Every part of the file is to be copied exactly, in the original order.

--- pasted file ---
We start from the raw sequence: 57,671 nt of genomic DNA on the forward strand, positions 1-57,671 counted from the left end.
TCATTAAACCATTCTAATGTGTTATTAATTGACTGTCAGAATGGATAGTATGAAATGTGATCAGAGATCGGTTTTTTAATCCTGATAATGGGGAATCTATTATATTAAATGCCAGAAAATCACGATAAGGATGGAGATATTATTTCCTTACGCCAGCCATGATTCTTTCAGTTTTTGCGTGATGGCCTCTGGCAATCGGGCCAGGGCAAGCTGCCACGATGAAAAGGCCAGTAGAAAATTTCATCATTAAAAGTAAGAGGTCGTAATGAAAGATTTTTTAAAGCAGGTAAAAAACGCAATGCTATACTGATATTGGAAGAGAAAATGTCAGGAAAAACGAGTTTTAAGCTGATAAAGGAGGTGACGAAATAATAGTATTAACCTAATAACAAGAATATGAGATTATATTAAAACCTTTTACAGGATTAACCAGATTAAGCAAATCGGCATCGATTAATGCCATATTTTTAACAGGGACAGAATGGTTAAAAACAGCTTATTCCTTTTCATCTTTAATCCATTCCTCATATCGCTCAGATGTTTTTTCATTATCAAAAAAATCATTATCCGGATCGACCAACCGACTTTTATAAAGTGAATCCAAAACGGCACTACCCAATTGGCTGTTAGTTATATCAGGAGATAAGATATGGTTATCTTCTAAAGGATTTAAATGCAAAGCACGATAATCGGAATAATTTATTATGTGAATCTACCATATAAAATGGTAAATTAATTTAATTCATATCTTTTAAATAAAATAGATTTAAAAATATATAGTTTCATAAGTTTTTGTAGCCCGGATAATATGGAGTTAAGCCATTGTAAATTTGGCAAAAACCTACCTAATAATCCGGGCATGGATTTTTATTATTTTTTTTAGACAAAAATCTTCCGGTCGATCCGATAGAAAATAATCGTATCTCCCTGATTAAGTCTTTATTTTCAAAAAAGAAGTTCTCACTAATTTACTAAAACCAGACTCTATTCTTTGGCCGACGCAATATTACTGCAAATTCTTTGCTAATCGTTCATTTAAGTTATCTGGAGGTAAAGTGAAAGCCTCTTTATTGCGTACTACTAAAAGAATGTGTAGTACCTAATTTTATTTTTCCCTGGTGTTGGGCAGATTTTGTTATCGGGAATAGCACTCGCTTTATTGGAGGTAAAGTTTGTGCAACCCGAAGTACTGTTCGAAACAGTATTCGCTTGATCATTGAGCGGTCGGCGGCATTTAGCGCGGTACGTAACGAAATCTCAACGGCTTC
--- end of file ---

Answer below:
We start from the raw sequence: 57,671 nt of genomic DNA on the forward strand, positions 1-57,671 counted from the left end.
TCATTAAACCATTCTAATGTGTTATTAATTGACTGTCAGAATGGATAGTATGAAATGTGATCAGAGATCGGTTTTTTAATCCTGATAATGGGGAATCTATTATATTAAATGCCAGAAAATCACGATAAGGATGGAGATATTATTTCCTTACGCCAGCCATGATTCTTTCAGTTTTTGCGTGATGGCCTCTGGCAATCGGGCCAGGGCAAGCTGCCACGATGAAAAGGCCAGTAGAAAATTTCATCATTAAAAGTAAGAGGTCGTAATGAAAGATTTTTTAAAGCAGGTAAAAAACGCAATGCTATACTGATATTGGAAGAGAAAATGTCAGGAAAAACGAGTTTTAAGCTGATAAAGGAGGTGACGAAATAATAGTATTAACCTAATAACAAGAATATGAGATTATATTAAAACCTTTTACAGGATTAACCAGATTAAGCAAATCGGCATCGATTAATGCCATATTTTTAACAGGGACAGAATGGTTAAAAACAGCTTATTCCTTTTCATCTTTAATCCATTCCTCATATCGCTCAGATGTTTTTTCATTATCAAAAAAATCATTATCCGGATCGACCAACCGACTTTTATAAAGTGAATCCAAAACGGCACTACCCAATTGGCTGTTAGTTATATCAGGAGATAAGATATGGTTATCTTCTAAAGGATTTAAATGCAAAGCACGATAATCGGAATAATTTATTATGTGAATCTACCATATAAAATGGTAAATTAATTTAATTCATATCTTTTAAATAAAATAGATTTAAAAATATATAGTTTCATAAGTTTTTGTAGCCCGGATAATATGGAGTTAAGCCATTGTAAATTTGGCAAAAACCTACCTAATAATCCGGGCATGGATTTTTATTATTTTTTTTAGACAAAAATCTTCCGGTCGATCCGATAGAAAATAATCGTATCTCCCTGATTAAGTCTTTATTTTCAAAAAAGAAGTTCTCACTAATTTACTAAAACCAGACTCTATTCTTTGGCCGACGCAATATTACTGCAAATTCTTTGCTAATCGTTCATTTAAGTTATCTGGAGGTAAAGTGAAAGCCTCTTTATTGCGTACTACTAAAAGAATGTGTAGTACCTAATTTTATTTTTCCCTGGTGTTGGGCAGATTTTGTTATCGGGAATAGCACTCGCTTTATTGGAGGTAAAGTTTGTGCAACCCGAAGTACTGTTCGAAACAGTATTCGCTTGATCATTGAGCGGTCGGCGGCATTTAGCGCGGTACGTAACGAAATCTCAACGGCTTC